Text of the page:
Billion-dollar climate and weather disasters have been steadily increasing, and the costs for health systems not being prepared for extreme events is significantly higher than what the upfront investments would cost. Yet despite these potentially severe and costly interruptions to the business of health care, most institutions and organizations are not doing enough to become more resilient and ensure continuity of care. 

“Most institutions and organizations are not doing enough to become more resilient and ensure continuity of care.”

Some health organizations are proactively taking action to address these issues. Kaiser Permanente is a national leader in sustainability in the health care industry. They have a long history of environmental stewardship and were the first U.S. health system to be certified carbon-neutral in 2020. Now, aligning with climate science, they are committed to reducing all of their emissions, as part of their overall mission to advance health equity and address upstream determinants of health that are affecting people right now. Pharmaceutical companies like Roche, Johnson & Johnson, and Pfizer all have strong, ongoing efforts to reduce their carbon footprints as part of their mission to improve health. But these companies are the exception, rather than the norm, among the American health industry.

National momentum is shifting to get healthcare more involved and responsive to climate change. The National Academy of Medicine launched the Grand Challenge on Climate Change, Human Health, and Equity last year, a multi-year initiative to protect health and equity, starting with a new Action Collaborative on Decarbonizing the U.S. Health Sector. Following the U.S. government’s commitment to the groundbreaking COP26 Health Programme, the U.S. Department of Health and Human Services announced its Health Sector Climate Pledge on Earth Day 2022, announcing the first cohort of health companies and organizations committing to this work in late June. But only 61 health organizations joined. To put that in context, there are around 6,000 hospitals in this country, and the health systems who committed to reducing their emissions via the pledge represent only 650, or 10% of them.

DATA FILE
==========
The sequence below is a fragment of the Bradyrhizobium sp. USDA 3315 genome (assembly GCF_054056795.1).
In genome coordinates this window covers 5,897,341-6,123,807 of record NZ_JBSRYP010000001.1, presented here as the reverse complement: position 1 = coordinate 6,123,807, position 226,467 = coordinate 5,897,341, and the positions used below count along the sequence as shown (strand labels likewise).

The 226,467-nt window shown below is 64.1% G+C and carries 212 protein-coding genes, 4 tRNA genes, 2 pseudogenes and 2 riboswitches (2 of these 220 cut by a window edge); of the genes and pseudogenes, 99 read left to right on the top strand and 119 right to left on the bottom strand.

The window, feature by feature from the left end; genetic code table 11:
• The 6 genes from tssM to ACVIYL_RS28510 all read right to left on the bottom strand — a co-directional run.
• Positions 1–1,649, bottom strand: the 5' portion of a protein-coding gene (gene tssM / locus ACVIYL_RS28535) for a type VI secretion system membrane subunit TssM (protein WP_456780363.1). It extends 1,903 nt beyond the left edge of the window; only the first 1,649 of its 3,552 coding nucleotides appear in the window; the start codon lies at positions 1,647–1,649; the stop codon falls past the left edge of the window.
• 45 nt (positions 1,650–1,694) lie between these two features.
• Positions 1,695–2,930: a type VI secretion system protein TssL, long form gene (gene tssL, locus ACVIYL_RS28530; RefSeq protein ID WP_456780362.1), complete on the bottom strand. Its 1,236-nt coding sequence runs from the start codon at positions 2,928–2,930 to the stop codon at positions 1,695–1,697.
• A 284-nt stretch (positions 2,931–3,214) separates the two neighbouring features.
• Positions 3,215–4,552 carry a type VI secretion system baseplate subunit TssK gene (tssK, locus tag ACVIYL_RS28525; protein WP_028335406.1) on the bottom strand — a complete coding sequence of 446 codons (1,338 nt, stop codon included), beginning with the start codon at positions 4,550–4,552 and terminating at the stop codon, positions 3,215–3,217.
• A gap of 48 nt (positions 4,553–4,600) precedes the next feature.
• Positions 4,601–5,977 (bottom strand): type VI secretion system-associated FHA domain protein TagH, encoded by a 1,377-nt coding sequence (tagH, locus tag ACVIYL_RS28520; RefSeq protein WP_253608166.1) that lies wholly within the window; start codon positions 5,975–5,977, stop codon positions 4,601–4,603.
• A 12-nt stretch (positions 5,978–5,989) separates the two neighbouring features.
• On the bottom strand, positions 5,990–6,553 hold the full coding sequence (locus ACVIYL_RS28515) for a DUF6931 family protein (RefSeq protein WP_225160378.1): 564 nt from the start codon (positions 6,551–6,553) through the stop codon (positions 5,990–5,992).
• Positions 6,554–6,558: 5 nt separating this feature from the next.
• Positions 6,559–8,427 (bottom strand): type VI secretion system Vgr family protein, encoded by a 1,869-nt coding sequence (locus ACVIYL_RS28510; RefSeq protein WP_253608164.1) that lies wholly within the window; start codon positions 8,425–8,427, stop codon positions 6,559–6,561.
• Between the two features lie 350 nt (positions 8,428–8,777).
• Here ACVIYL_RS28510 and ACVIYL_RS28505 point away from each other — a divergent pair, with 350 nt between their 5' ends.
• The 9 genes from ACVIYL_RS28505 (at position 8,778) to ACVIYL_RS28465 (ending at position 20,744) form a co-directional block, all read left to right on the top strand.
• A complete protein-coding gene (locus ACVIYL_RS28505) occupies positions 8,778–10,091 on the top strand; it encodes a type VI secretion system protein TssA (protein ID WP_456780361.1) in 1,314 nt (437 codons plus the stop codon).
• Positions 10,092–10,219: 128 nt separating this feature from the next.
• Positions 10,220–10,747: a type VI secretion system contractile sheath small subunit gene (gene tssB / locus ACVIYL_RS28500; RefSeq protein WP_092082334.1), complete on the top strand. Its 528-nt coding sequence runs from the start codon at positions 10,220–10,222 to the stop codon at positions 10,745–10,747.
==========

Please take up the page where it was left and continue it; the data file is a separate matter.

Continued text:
While COVID-19 has fundamentally disrupted normal health care operations, and finances, if anyone knows how to walk and chew gum at the same time, it’s health care. The industry has never had the luxury of focusing solely on one health problem at a time, especially during an emergency. And heat records are flooding emergency rooms across the globe.

“The industry has never had the luxury of focusing solely on one health problem at a time, especially during an emergency.”

Health care’s mission to improve health, eliminate health disparities, and treat illness and disease must include also taking action now to stop the worst impacts of climate change, starting with reducing the emissions of their own operations. To remain true to their intrinsic goals, health care stakeholders must acknowledge their contribution to climate change and work towards building more sustainable operations in order to provide better, greener, health care.